To do critical theory used to be fairly straightforward. The existing order of things – Global Capitalism, Consumer Society, Late Capitalism or State Monopoly Capitalism – could be criticized for its shortcomings in relation to an actually existing alternative. This alternative did not have to be fully realized to exist. It was enough that the ideas that it embodied (socialism, free love, authentic human relationships) moved the imaginations of a multitude of people for the alternative to be real (at least in the Hegelian sense of that term).
Issue Editors: Ulf Larsson Olaison, Andreas Jansson, Jeroen Veldman and Armin Beverungen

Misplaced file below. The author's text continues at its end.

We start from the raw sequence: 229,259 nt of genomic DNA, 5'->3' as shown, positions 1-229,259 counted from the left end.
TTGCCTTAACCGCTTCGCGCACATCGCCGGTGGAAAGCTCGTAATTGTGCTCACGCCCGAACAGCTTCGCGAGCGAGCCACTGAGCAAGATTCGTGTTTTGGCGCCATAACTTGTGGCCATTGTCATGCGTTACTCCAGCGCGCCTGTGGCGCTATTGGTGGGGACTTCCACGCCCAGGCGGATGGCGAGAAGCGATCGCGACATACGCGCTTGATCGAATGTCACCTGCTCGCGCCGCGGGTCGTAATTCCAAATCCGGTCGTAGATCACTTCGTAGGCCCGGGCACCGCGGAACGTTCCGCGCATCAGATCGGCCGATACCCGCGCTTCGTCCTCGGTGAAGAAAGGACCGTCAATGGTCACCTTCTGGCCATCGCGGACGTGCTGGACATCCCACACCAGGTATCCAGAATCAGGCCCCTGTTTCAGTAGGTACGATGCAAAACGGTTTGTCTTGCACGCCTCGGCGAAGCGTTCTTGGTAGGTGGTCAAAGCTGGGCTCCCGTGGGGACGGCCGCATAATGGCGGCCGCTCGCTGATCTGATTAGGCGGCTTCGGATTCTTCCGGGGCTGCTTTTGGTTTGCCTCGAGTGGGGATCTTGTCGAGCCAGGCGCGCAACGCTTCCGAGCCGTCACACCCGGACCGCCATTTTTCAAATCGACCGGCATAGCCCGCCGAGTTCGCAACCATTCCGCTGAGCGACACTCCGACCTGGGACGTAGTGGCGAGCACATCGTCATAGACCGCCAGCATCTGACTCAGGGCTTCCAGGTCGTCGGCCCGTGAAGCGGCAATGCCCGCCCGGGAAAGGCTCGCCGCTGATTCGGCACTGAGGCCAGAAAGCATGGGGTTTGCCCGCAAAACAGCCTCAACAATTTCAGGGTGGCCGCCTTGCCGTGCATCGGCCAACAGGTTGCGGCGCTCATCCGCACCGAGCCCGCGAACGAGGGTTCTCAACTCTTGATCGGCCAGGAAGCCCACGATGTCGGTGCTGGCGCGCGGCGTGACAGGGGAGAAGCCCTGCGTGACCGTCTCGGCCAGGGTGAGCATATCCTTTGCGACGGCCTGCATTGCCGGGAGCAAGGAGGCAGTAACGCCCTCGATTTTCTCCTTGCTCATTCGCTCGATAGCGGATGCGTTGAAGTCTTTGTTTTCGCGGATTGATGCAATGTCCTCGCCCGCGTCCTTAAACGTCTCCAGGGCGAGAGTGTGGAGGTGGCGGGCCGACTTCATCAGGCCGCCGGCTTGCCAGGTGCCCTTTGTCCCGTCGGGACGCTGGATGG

Corporate governance as an academic field was hardly present before the 1970s, but has since risen to prominence (Ireland, 2009) and has arguably become dominated by agency theory (Daily et al., 2003). In agency theory, ‘shareholder value’ is typically identified as the legitimate goal of the corporation, and the purpose of corporate governance here becomes to rectify deviations from this ideal (Jensen and Meckling, 1976). The definition of problems and the practical corporate governance solutions prescribed by agency theory have proven to be very effective for law and economics scholars to ‘converge’ upon (Hansmann and Kraakman, 2001) as a normative blueprint of what constitutes ‘good governance’ (Fligstein, 1993; Lazonick and O’Sullivan, 2000). They have also come to dominate adjacent disciplines such as accounting, strategic management and law (Whittington, 2008; Power, 2010). This ‘optimal’ view of the corporation and... more